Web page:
French singer and drag artist

Born; June 18, 1931;

Died: January 26, 2020.

MICHOU, the colourful, outrageous and off-beat trendsetter of Paris night life, has died aged 88. He was a trailblazer who established drag cabaret in France and owned one of the most flamboyant (and smallest) clubs in Montmartre.

Cabaret Michou was launched in the mid-1950s when it put on shows featuring men caricaturing great divas of the era. On opening night Michou dressed as Brigitte Bardot: “I finished my number” he recalled, “almost naked... for the time, it was very cheeky.”

The success was immediate. Tous Paris and tourists flocked to the club. The bar staff and waiters were soon swapping their aprons for over-the-top wigs, extravagant gowns and enormous eye-lashes: they became known as the Michettes. Cabaret Michou was soon a central part of Paris night-life as much as the Moulin Rouge, Lido and the Crazy Horse. One reason for its enduring success was that the cabaret mimicked the stars of the day - they never mocked them. Michou insisted, “We do not ape them. There is never any vulgarity”.

Michou (real name Michel Georges Alfred Catty) was born in Amiens and brought up by his mother and grandmother. He moved to Paris in the late 1940s and took whatever work was available. With no theatrical background or training he worked in the clubs of the city.

He settled near the famous Moulin Rouge club and found work at a cafe at 80 rue des Martyrs. In 1956 he bought the cafe from the owner and opened it as a dinner theatre cabaret. He delighted in telling of the club’s origins: on one Mardi Gras he dared some male friends to dress up as famous women for after-dinner entertainment. The club caught on and Michou and two friends were the regular drag artists and dancers. They lip-synched to many of the personalities of the era – notably Maria Callas, Diana Ross and Edith Piaf. From such beginnings Michou and his club became a major feature of the Paris club scene for 60 years.

In Montmartre he was an institution. He held court in his own club invariably sipping champagne (he called it, “the fountain of youth”) and always dressed in blue. He held free lunches for elderly residents of the neighbourhood and played host to many celebrities both from France and abroad. Liza Minnelli sat on the bar, Jacques Brel, Sophia Loren, Charles Aznavour and Jacques Chirac (the former president, who awarded Michou the Legion d’honneur in 2005) were amongst the celebrities who enjoyed nights of ‘spectacle transformiste’ chez Michou.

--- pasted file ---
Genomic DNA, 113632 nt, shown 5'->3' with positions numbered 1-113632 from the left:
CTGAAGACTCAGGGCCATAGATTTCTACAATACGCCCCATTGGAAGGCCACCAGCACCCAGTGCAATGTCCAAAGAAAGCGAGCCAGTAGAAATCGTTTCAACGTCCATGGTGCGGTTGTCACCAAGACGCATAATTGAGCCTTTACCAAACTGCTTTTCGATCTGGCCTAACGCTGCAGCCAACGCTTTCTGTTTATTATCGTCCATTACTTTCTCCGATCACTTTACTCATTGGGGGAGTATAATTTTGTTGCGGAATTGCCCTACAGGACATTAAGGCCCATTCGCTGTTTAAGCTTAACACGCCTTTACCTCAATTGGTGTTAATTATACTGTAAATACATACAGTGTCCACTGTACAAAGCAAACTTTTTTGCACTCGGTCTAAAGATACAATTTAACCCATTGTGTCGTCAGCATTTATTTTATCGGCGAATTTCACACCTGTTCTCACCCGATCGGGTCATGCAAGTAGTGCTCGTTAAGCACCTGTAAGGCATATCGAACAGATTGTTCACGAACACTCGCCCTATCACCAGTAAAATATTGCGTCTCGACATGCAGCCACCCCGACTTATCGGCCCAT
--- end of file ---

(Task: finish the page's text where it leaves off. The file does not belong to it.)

Michou told his mother when he was 19 that he was gay. “If you’re happy, that’s all I care about,” she replied. Throughout his life he was openly gay – at a time when it was still illegal in France – and his honesty did much to break down social barriers. “He helped open doors to liberate others,” François Soustre, the co-author of an autobiography of Michou (The Blue Prince of Montmartre) has written.

His obsession with the colour blue was life-long. His flat, overlooking the Sacré-Coeur, was decorated entirely in blue, including a turquoise lavatory seat in the bathroom. He only drank champagne from crystal blue glasses and was invariably dressed in a dazzling blue suit with blue shoes.

“They call me the ‘the Blue Prince of Montmartre’. Around here I’m treated like a saint” Michou told an interviewer last year. One of his last wishes was to give instructions to ensure he would be buried in a blue coffin. Montmartre and its people were his life. He loved the area, and once fondly said: “I live in a little village close to Paris. It is called Montmartre.”

Such was his fame that he and his club inspired the hit 1978 French comedy film, La Cage aux Folles. The musical which followed was a huge success but it was set in St Tropez not Paris. Michou appeared in cameo roles in French soaps and released several singles including a “song-biography” recorded to mark his 70th birthday. He appeared in a cameo as himself in the 1973 film La Bonne Annéewhich was directed by Claude Lelouch.

His 80th birthday party was a major Paris society occasion. The stars partied long into the night and Jean-Paul Gaultier did the designs and fashion and Nana Mouskouri headed the cabaret.

Even the President of France commemorated his life in a statement from The Élysée Palace. “The sky” the President wrote, “above Montmartre will be a little less blue from now on.”

Michou is survived by his long-time companion, Erwann Toularastel.

Alasdair Steven